An Apollonian gasket is an example of a limit set of a Kleinian group

The boundary of the closed ball is called the sphere at infinity, and is denoted . The set of accumulation points of Gp in is called the limit set of G, and usually denoted . The complement is called the domain of discontinuity or the ordinary set or the regular set. Ahlfors' finiteness theorem implies that if the group is finitely generated then is a Riemann surface orbifold of finite type.

The unit ball B3 with its conformal structure is the Poincaré model of hyperbolic 3-space. When we think of it metrically, with metric

it is a model of 3-dimensional hyperbolic space H3. The set of conformal self-maps of B3 becomes the set of isometries (i.e. distance-preserving maps) of H3 under this identification. Such maps restrict to conformal self-maps of , which are Möbius transformations. There are isomorphisms

The subgroups of these groups consisting of orientation-preserving transformations are all isomorphic to the projective matrix group: PSL(2,C) via the usual identification of the unit sphere with the complex projective line P1(C).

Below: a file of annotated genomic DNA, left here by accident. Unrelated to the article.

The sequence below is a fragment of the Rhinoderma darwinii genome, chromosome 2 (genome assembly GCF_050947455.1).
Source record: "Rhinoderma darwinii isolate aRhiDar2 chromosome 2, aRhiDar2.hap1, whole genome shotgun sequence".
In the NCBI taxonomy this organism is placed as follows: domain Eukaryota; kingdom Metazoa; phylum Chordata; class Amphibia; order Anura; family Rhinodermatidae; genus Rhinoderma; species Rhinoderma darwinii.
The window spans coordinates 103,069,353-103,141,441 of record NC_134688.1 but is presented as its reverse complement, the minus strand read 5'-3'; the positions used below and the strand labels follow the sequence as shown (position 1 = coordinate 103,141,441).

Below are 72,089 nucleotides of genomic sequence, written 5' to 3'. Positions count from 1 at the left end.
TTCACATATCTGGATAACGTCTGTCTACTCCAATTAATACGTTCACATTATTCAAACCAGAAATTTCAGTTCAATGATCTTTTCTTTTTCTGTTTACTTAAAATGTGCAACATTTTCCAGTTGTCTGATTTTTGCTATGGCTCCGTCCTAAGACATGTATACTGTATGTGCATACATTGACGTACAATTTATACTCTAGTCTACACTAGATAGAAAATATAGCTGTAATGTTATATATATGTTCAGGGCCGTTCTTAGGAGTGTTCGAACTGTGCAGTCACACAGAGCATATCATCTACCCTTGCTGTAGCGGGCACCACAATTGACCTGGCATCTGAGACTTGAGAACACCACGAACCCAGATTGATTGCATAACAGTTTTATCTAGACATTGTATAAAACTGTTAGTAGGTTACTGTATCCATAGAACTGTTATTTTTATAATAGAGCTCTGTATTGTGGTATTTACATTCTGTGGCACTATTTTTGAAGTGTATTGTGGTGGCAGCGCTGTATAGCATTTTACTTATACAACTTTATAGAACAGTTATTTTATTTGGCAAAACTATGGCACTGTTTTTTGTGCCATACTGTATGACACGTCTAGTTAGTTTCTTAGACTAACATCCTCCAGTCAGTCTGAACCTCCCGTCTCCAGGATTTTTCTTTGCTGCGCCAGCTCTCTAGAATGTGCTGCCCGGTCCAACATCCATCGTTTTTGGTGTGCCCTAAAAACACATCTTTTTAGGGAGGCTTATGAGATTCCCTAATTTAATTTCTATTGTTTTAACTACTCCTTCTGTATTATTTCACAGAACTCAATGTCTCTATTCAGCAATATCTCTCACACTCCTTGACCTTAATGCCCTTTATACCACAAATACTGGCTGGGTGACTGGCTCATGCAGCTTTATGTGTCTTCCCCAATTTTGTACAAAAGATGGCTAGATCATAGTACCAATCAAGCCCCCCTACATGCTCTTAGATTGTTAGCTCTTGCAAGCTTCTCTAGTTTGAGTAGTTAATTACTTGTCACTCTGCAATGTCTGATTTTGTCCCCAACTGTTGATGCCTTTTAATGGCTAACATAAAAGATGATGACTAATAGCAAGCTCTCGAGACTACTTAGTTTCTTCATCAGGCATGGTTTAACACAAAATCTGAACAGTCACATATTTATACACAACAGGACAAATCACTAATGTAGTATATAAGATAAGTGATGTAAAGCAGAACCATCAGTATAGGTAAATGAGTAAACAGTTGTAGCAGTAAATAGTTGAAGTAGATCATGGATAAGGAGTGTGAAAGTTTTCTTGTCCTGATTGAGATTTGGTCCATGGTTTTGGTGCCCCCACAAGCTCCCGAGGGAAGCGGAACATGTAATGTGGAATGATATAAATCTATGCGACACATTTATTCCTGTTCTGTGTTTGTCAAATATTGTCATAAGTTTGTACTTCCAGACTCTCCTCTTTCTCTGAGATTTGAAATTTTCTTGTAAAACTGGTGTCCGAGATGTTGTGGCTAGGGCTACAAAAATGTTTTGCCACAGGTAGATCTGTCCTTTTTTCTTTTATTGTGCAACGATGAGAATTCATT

Finiteness conditions


Bianchi groups

A Bianchi group is a Kleinian group of the form PSL(2, Od), where is the ring of integers of the imaginary quadratic field for d a positive square-free integer.

Elementary and reducible Kleinian groups

A Kleinian group is called elementary if its limit set is finite, in which case the limit set has 0, 1, or 2 points. Examples of elementary Kleinian groups include finite Kleinian groups (with empty limit set) and infinite cyclic Kleinian groups.

A Kleinian group is called reducible if all elements have a common fixed point on the Riemann sphere. Reducible Kleinian groups are elementary, but some elementary finite Kleinian groups are not reducible.

Fuchsian groups

Any Fuchsian group (a discrete subgroup of SL(2, R)) is a Kleinian group, and conversely any Kleinian group preserving the real line (in its action on the Riemann sphere) is a Fuchsian group. More generally, any Kleinian group preserving a circle or straight line in the Riemann sphere is conjugate to a Fuchsian group.

Koebe groups

Quasi-Fuchsian groups